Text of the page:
Life during right now

>> Thursday, April 10, 2008

Right. Or should that be "alright"? Inside joke there, but for the record I not only have no problem with "alright," but I think it's a perfectly cromulent word. There most certainly is a connotative difference between "alright" and "all right"--when The Who told us the kids were alright they didn't mean the kids were all right. Isn't that obvious?


But anyway, that's not important and is a bit of an aside, which is ironic insofar as this whole post is an aside of sorts. I spent the evening over at my aunt's--my grandmother is in town, and I almost didn't get to see her (story not worth getting into)--but tonight I was able to have dinner with them and we had a great (and long) conversation about assorted subjects. Including politics and religion, with no fighting or loss of tempers by anyone, which is unsurprising but also wonderful.


So I don't really have time for a real blog entry, not one about politics or religion or grammar or much of anything else. Oh, and as a further aside, I wouldn't have time for an utter asstard like Vox Day even if I hadn't had an enjoyable dinner and conversation with family that took up the entire evening. (Can anyone guess whose blog I've found especially irritating this week? Wow! However did you know?) What I do have time for is a Talking Heads video.


A little free association here: I thought of the Talking Heads because "Take Me To The River" shuffled up on the iPod on the drive home (live version, 1978, utterly awesome). So when I got home I searched YouTube for "Talking Heads" and this came up. Actually, "Girlfriend Is Better" came up first and was almost your evening video, but it didn't quite fit, even as a random video apropos of nothing at all. But part of the conversation tonight was about World War II, and hey: "Life During Wartime," that has a tangential synchronicity of some sort, eh? No? Well humor me. This is from the film Stop Making Sense, which I haven't seen in probably two decades but seeing it again makes me think there's a case for this being Jonathan Demme's best film. Seriously. Yeah, I liked Silence Of The Lambs just fine, but that's some good-looking concert footage in this clip. I'd also forgotten just how fucking limber a geek David Byrne is: the fucker looks like he's made out of water. And while all the instruments sound great (love you, Tina W.), the keys solos by Bernie Worrell (of P-Funk; intro and first solo) and Jerry Harrison (outro solo) are especially delectable; dig it.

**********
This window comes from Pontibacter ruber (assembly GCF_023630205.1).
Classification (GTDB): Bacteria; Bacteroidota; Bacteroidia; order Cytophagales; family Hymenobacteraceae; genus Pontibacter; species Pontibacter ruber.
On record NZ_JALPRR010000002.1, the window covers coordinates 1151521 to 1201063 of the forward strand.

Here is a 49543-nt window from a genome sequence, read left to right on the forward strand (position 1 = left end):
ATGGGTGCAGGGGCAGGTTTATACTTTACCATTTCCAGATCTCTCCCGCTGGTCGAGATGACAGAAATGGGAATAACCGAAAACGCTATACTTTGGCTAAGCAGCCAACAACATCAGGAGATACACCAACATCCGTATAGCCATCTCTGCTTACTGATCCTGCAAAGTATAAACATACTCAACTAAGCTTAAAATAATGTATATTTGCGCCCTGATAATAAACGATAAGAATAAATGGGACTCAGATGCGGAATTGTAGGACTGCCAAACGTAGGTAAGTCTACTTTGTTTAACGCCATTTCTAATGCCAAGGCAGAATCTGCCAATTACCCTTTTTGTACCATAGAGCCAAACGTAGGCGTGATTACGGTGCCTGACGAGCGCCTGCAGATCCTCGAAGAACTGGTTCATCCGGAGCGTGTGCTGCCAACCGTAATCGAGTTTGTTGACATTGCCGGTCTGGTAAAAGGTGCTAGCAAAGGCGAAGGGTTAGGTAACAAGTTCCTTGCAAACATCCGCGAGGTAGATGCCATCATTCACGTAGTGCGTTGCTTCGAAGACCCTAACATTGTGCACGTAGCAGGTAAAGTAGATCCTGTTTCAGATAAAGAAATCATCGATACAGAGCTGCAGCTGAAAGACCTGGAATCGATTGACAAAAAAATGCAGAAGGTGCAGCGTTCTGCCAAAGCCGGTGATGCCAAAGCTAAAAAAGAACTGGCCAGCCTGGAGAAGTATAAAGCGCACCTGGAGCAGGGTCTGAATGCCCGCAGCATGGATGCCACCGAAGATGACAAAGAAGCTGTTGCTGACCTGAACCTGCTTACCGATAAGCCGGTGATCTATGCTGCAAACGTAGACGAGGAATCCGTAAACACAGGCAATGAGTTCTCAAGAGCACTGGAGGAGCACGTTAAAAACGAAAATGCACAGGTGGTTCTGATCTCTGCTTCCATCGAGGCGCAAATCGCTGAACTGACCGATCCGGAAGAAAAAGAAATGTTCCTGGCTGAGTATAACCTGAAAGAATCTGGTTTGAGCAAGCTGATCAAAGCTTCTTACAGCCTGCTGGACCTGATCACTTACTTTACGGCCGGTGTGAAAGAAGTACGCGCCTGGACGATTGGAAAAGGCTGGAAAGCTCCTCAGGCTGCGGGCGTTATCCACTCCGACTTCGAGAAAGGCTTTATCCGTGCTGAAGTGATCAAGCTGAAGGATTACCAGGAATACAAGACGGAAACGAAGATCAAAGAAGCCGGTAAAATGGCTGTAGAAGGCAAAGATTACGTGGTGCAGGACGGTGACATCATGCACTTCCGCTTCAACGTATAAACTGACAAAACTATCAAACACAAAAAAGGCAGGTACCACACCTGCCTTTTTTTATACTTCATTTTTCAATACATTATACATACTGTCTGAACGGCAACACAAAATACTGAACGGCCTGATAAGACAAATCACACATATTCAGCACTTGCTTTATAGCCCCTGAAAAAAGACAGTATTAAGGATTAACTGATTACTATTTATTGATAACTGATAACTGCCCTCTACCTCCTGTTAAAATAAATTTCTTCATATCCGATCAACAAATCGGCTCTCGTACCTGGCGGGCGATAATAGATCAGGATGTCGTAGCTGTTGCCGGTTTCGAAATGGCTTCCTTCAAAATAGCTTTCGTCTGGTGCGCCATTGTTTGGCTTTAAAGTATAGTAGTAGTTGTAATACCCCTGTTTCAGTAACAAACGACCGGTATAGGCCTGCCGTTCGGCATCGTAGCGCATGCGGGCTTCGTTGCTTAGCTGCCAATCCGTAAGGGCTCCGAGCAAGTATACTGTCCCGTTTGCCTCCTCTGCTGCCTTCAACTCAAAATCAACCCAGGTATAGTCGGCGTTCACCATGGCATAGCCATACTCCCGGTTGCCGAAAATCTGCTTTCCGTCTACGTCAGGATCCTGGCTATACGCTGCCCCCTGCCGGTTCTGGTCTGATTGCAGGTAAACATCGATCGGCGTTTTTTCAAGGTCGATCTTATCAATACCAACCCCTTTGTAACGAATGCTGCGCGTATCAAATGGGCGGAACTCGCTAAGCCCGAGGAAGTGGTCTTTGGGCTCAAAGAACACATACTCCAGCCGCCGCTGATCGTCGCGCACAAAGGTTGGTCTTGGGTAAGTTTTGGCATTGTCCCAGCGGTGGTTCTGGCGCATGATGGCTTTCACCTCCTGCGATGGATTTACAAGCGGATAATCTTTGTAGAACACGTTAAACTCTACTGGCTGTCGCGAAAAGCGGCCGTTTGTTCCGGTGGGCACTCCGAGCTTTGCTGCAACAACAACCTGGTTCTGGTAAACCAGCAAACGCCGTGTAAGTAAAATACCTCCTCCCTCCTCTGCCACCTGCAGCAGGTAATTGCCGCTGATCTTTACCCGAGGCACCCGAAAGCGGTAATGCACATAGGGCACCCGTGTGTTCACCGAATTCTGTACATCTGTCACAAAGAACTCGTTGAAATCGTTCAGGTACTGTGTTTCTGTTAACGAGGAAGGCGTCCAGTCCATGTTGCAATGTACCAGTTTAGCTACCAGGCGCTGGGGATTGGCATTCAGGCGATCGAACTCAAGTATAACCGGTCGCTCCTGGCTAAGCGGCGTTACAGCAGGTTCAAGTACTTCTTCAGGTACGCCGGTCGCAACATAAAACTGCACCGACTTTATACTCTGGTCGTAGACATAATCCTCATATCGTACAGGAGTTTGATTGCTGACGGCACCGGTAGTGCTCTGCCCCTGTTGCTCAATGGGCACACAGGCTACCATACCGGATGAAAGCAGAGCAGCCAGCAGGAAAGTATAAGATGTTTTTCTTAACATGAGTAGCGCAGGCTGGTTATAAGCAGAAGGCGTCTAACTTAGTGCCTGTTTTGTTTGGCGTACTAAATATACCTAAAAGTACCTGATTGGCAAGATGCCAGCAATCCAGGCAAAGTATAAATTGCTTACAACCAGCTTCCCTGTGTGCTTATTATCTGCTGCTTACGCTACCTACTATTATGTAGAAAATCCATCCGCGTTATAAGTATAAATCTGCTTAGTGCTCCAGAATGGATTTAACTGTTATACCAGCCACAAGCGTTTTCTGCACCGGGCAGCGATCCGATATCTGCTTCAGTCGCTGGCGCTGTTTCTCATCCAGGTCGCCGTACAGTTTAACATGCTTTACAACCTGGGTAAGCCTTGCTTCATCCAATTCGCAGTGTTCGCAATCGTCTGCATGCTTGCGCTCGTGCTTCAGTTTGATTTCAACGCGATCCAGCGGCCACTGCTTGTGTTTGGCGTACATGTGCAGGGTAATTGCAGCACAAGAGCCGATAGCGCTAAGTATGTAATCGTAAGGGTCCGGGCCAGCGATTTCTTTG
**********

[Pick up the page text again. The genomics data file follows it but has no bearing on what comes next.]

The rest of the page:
Less talking, more heads:



Now that's some awesome shit. And no crappy fade during the last verse, either--why they maimed this song on Fear is beyond me, but never mind. This song, this performance, this film--count the kinds of awesome on display, I dare you. I double-dog dare you.


Enjoy!





7 comments:

vince Friday, April 11, 2008 at 7:53:00 AM EDT  

Ah, the Talking Heads. One of my favorite bands. I misses them, I does. And I think Stop Making Sense is one of the best music/concert films ever made, right behind The Last Waltz.

Nathan Friday, April 11, 2008 at 9:21:00 AM EDT  

Yeah! Stop Making Sense is awesome. Anyone who hasn't seen it must remedy that situation immediately. It starts with a bare stage, David Byrne and a boombox. Builds to a gleeful stage full of everybody and everything just being awesome.